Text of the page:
Varkala Beach - A Five Minute Rickshaw Ride from India

It's a five minute ride by auto rickshaw from the Varkala Railway Station to Varkala Beach.

As we traveled, the streets became lanes with great trees providing welcome shade and coolness. The rickshaw ride quickly ended at a dirt walkway where we gained our first view of the expanse of sea and surf. Suddenly we were in a place that was very different from the places in India we had visited so far. Gone were the incessant noise of traffic, the dense blocks of buildings with small storefront business and the hectic pace characteristic of most Indian cities. Instead there was quiet, few vehicles and a relaxed slower pace - in short, it felt like we had been quickly transported to a whole different world.

Varkala Beach is a tourist destination, where people from all over the world come to relax, swim in the surf, and enjoy the casual life along the clifftop. Hotels, restaurants and shops are perched atop a red stone cliff, 100 feet above the pale sand beach and the turquoise Arabian Sea below.


The setting is very dramatic. A walkway extends for 2 to 3 km along the edge of the cliff top, with shops, restaurants and hotels on one side and the sheer dropoff to the beach on the other.


Some of the newer hotels are just a bit upscale, but not flashy or out of character with the place. The rest of the more moderate or inexpensive places are more 'laid back', like our place (picture below with views from our balcony). Few if any are more than 2 stories high. We wondered why 'more intensive' development has not happened, but are thankful that it hasn't.


The architecture and, indeed, the whole atmosphere is 'tropical beach' and mostly very casual. Most all the restaurants and shops are 'open air' and therefore very inviting and comfortable. In some cases it's perhaps a little too open (Susan lost a 6 inch chunk of her breakfast poori to an opportunistic raven, when she let her attention stray for a moment).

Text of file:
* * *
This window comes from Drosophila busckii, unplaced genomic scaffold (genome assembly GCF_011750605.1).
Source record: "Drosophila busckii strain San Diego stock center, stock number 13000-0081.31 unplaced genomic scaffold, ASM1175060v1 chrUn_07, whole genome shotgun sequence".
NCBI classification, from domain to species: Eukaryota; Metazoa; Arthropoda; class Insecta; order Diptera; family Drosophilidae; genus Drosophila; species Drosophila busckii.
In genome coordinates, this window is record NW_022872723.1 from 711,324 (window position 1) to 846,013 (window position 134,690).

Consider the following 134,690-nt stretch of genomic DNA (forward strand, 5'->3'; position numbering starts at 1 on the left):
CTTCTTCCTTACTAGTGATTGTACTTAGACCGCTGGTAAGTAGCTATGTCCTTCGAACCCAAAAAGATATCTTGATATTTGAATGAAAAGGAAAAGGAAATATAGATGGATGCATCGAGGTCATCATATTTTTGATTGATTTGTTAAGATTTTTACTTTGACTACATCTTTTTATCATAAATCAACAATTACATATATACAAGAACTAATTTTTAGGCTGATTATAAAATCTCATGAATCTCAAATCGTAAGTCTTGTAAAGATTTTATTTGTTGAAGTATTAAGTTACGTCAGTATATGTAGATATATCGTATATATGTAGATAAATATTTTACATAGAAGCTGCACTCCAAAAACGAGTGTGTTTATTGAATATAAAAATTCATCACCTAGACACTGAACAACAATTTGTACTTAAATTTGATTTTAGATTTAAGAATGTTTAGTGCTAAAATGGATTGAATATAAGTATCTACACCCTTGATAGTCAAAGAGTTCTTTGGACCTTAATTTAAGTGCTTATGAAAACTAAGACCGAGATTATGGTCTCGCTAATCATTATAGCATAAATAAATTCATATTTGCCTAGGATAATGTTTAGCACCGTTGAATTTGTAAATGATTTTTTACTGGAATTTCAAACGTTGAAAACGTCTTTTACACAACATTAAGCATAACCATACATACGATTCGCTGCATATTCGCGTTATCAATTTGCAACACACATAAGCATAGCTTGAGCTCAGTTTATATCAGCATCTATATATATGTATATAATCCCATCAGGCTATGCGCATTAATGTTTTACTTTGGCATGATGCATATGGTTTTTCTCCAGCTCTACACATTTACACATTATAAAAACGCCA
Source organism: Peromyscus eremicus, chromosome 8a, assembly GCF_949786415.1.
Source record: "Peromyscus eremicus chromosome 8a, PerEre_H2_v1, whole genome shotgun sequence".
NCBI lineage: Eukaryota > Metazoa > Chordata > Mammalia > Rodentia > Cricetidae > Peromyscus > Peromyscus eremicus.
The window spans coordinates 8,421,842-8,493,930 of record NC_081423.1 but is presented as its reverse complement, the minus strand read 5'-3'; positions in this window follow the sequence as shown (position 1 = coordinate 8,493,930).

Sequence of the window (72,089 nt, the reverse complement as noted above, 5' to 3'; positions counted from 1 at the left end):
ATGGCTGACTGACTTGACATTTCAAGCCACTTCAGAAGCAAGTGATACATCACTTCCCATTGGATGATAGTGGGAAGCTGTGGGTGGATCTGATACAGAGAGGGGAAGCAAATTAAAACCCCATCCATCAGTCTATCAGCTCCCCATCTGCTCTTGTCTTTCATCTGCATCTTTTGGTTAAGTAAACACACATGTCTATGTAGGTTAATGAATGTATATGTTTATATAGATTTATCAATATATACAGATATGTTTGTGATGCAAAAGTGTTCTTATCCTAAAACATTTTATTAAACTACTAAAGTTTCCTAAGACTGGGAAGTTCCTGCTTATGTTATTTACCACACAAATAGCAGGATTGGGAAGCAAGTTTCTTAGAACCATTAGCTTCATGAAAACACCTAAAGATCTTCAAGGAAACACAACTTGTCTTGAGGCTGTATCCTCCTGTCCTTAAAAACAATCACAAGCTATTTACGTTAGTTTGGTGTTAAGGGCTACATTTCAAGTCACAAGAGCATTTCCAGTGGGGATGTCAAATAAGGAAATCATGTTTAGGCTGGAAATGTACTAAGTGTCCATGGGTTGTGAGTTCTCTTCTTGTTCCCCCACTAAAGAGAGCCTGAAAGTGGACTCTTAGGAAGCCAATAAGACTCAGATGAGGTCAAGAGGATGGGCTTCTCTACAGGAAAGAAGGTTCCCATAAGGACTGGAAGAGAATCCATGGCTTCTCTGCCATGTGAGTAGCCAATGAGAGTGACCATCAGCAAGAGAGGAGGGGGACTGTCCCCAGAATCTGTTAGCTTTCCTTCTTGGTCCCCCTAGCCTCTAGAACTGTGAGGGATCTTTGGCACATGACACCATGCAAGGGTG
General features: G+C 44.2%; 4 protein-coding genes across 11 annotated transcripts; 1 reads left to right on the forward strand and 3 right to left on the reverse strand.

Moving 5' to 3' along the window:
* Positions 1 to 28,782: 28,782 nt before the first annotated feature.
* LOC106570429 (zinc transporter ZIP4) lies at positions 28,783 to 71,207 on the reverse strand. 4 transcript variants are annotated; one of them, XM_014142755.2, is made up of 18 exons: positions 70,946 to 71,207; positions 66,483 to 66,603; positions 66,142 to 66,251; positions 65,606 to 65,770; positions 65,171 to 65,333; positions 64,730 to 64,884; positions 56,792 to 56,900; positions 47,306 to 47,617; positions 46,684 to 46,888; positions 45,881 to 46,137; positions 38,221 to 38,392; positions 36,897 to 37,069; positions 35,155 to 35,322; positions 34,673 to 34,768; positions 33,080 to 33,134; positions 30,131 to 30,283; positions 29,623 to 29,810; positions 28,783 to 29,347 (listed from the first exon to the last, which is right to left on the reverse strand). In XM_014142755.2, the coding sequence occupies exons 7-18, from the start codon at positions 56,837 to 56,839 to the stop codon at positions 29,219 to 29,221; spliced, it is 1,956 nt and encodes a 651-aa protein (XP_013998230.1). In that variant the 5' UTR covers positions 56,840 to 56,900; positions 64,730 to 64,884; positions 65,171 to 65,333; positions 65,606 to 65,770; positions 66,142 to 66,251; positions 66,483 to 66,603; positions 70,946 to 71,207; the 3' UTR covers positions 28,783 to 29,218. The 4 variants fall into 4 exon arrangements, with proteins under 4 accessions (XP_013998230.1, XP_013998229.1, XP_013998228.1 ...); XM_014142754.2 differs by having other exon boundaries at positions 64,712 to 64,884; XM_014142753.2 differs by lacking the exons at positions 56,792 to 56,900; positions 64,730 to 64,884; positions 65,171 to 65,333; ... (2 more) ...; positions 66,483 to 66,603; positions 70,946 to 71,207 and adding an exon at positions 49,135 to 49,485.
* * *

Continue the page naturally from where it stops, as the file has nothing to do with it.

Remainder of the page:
We adjusted quickly to the slower pace of life here, influenced by the hot and humid weather. One evening we were cooled by rain storm preceeded by an intense lightning show that continued for many minutes - who needs TV when Mother Nature provides the entertainment. For people who need to stay connected to the rest of the world, there were Internet cafes and newspapers available, but it's optional - we chose not to.

Fresh fish is one of the highlights of our choices for dinner. To entice customers in, the restauants display the fish they are offering in trays along the cliff top walkway. We learned that each night, fishermen go out in small boats boats to catch the fish for the next days meals. We could see their lights out on the water a short distance off shore.


After a few days enjoying this respite, it was time to move on. A rickshaw took us back to the railway station, our portal back to India, so we could continue our exploration of "God's Own Country", feeling certain that Varkala Beach offered clear evidence of the truth of this claim!

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